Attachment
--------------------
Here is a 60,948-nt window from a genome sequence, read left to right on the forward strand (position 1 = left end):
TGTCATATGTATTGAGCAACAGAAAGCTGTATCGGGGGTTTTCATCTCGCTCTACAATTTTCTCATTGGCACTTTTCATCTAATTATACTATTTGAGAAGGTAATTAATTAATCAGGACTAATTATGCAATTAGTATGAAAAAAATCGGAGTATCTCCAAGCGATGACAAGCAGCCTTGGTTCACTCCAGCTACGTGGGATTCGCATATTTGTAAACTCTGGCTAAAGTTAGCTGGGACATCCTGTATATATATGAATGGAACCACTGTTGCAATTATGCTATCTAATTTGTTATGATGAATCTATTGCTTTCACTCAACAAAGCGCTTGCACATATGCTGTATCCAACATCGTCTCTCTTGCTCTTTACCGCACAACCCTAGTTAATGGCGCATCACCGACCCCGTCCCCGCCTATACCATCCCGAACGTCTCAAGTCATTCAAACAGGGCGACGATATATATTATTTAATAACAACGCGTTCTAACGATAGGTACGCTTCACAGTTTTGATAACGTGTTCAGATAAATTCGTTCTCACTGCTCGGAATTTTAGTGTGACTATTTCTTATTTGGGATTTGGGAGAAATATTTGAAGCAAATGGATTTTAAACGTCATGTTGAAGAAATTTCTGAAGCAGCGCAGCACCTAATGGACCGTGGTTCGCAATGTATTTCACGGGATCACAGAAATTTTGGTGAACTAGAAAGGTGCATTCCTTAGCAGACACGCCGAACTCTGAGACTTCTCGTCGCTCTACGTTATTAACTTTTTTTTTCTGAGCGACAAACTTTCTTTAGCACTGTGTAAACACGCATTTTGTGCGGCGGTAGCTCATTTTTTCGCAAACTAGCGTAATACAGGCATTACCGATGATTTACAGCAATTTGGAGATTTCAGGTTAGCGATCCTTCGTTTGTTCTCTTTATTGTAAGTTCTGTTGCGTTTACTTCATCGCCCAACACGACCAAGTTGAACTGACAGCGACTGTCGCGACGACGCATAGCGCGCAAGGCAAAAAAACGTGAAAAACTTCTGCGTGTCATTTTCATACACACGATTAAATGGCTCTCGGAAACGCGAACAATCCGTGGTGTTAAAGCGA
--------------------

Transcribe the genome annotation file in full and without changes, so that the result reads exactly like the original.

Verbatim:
Here is a 60,948-nt window from a genome sequence, read left to right on the forward strand (position 1 = left end):
TGTCATATGTATTGAGCAACAGAAAGCTGTATCGGGGGTTTTCATCTCGCTCTACAATTTTCTCATTGGCACTTTTCATCTAATTATACTATTTGAGAAGGTAATTAATTAATCAGGACTAATTATGCAATTAGTATGAAAAAAATCGGAGTATCTCCAAGCGATGACAAGCAGCCTTGGTTCACTCCAGCTACGTGGGATTCGCATATTTGTAAACTCTGGCTAAAGTTAGCTGGGACATCCTGTATATATATGAATGGAACCACTGTTGCAATTATGCTATCTAATTTGTTATGATGAATCTATTGCTTTCACTCAACAAAGCGCTTGCACATATGCTGTATCCAACATCGTCTCTCTTGCTCTTTACCGCACAACCCTAGTTAATGGCGCATCACCGACCCCGTCCCCGCCTATACCATCCCGAACGTCTCAAGTCATTCAAACAGGGCGACGATATATATTATTTAATAACAACGCGTTCTAACGATAGGTACGCTTCACAGTTTTGATAACGTGTTCAGATAAATTCGTTCTCACTGCTCGGAATTTTAGTGTGACTATTTCTTATTTGGGATTTGGGAGAAATATTTGAAGCAAATGGATTTTAAACGTCATGTTGAAGAAATTTCTGAAGCAGCGCAGCACCTAATGGACCGTGGTTCGCAATGTATTTCACGGGATCACAGAAATTTTGGTGAACTAGAAAGGTGCATTCCTTAGCAGACACGCCGAACTCTGAGACTTCTCGTCGCTCTACGTTATTAACTTTTTTTTTCTGAGCGACAAACTTTCTTTAGCACTGTGTAAACACGCATTTTGTGCGGCGGTAGCTCATTTTTTCGCAAACTAGCGTAATACAGGCATTACCGATGATTTACAGCAATTTGGAGATTTCAGGTTAGCGATCCTTCGTTTGTTCTCTTTATTGTAAGTTCTGTTGCGTTTACTTCATCGCCCAACACGACCAAGTTGAACTGACAGCGACTGTCGCGACGACGCATAGCGCGCAAGGCAAAAAAACGTGAAAAACTTCTGCGTGTCATTTTCATACACACGATTAAATGGCTCTCGGAAACGCGAACAATCCGTGGTGTTAAAGCGA